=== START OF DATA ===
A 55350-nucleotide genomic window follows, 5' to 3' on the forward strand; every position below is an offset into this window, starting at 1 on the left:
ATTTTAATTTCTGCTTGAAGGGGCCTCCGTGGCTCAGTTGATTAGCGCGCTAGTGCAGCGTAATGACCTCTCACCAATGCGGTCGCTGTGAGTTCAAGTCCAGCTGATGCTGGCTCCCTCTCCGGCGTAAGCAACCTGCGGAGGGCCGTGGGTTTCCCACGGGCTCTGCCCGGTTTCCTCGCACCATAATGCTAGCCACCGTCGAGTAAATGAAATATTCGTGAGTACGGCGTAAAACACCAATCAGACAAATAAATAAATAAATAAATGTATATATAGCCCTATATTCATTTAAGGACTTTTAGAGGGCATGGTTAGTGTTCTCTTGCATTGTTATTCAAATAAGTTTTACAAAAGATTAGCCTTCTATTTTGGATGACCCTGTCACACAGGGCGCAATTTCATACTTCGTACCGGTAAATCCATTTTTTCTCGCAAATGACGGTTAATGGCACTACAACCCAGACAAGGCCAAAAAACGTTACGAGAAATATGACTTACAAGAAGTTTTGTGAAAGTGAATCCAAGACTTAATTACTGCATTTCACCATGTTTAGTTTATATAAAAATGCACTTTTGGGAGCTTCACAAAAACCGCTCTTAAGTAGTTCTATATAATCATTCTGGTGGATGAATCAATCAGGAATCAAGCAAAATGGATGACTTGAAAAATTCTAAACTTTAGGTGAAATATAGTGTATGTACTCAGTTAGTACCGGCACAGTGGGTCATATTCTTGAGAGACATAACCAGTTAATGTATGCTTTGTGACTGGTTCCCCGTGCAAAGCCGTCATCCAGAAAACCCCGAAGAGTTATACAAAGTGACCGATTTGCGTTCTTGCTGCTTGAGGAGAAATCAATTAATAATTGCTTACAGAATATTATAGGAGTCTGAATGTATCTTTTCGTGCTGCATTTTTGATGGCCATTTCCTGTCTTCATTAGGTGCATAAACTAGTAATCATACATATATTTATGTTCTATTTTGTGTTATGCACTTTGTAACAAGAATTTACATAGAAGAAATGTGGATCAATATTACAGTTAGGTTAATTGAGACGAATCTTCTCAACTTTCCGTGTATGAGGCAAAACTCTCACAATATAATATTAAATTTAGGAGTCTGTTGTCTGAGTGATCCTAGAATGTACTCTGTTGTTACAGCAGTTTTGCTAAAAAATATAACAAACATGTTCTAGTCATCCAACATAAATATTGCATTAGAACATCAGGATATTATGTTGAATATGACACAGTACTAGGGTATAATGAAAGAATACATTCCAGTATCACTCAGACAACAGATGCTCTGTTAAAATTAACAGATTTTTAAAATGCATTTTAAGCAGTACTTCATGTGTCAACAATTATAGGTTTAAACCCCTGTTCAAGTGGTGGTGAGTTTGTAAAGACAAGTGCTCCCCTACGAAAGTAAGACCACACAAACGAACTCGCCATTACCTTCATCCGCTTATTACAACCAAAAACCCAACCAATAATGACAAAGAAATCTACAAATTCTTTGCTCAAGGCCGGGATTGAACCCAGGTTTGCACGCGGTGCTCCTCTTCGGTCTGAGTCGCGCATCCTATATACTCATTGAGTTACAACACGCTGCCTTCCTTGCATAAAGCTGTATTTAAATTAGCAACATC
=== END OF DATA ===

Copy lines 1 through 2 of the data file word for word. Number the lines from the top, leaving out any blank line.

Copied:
A 55350-nucleotide genomic window follows, 5' to 3' on the forward strand; every position below is an offset into this window, starting at 1 on the left:
ATTTTAATTTCTGCTTGAAGGGGCCTCCGTGGCTCAGTTGATTAGCGCGCTAGTGCAGCGTAATGACCTCTCACCAATGCGGTCGCTGTGAGTTCAAGTCCAGCTGATGCTGGCTCCCTCTCCGGCGTAAGCAACCTGCGGAGGGCCGTGGGTTTCCCACGGGCTCTGCCCGGTTTCCTCGCACCATAATGCTAGCCACCGTCGAGTAAATGAAATATTCGTGAGTACGGCGTAAAACACCAATCAGACAAATAAATAAATAAATAAATGTATATATAGCCCTATATTCATTTAAGGACTTTTAGAGGGCATGGTTAGTGTTCTCTTGCATTGTTATTCAAATAAGTTTTACAAAAGATTAGCCTTCTATTTTGGATGACCCTGTCACACAGGGCGCAATTTCATACTTCGTACCGGTAAATCCATTTTTTCTCGCAAATGACGGTTAATGGCACTACAACCCAGACAAGGCCAAAAAACGTTACGAGAAATATGACTTACAAGAAGTTTTGTGAAAGTGAATCCAAGACTTAATTACTGCATTTCACCATGTTTAGTTTATATAAAAATGCACTTTTGGGAGCTTCACAAAAACCGCTCTTAAGTAGTTCTATATAATCATTCTGGTGGATGAATCAATCAGGAATCAAGCAAAATGGATGACTTGAAAAATTCTAAACTTTAGGTGAAATATAGTGTATGTACTCAGTTAGTACCGGCACAGTGGGTCATATTCTTGAGAGACATAACCAGTTAATGTATGCTTTGTGACTGGTTCCCCGTGCAAAGCCGTCATCCAGAAAACCCCGAAGAGTTATACAAAGTGACCGATTTGCGTTCTTGCTGCTTGAGGAGAAATCAATTAATAATTGCTTACAGAATATTATAGGAGTCTGAATGTATCTTTTCGTGCTGCATTTTTGATGGCCATTTCCTGTCTTCATTAGGTGCATAAACTAGTAATCATACATATATTTATGTTCTATTTTGTGTTATGCACTTTGTAACAAGAATTTACATAGAAGAAATGTGGATCAATATTACAGTTAGGTTAATTGAGACGAATCTTCTCAACTTTCCGTGTATGAGGCAAAACTCTCACAATATAATATTAAATTTAGGAGTCTGTTGTCTGAGTGATCCTAGAATGTACTCTGTTGTTACAGCAGTTTTGCTAAAAAATATAACAAACATGTTCTAGTCATCCAACATAAATATTGCATTAGAACATCAGGATATTATGTTGAATATGACACAGTACTAGGGTATAATGAAAGAATACATTCCAGTATCACTCAGACAACAGATGCTCTGTTAAAATTAACAGATTTTTAAAATGCATTTTAAGCAGTACTTCATGTGTCAACAATTATAGGTTTAAACCCCTGTTCAAGTGGTGGTGAGTTTGTAAAGACAAGTGCTCCCCTACGAAAGTAAGACCACACAAACGAACTCGCCATTACCTTCATCCGCTTATTACAACCAAAAACCCAACCAATAATGACAAAGAAATCTACAAATTCTTTGCTCAAGGCCGGGATTGAACCCAGGTTTGCACGCGGTGCTCCTCTTCGGTCTGAGTCGCGCATCCTATATACTCATTGAGTTACAACACGCTGCCTTCCTTGCATAAAGCTGTATTTAAATTAGCAACATC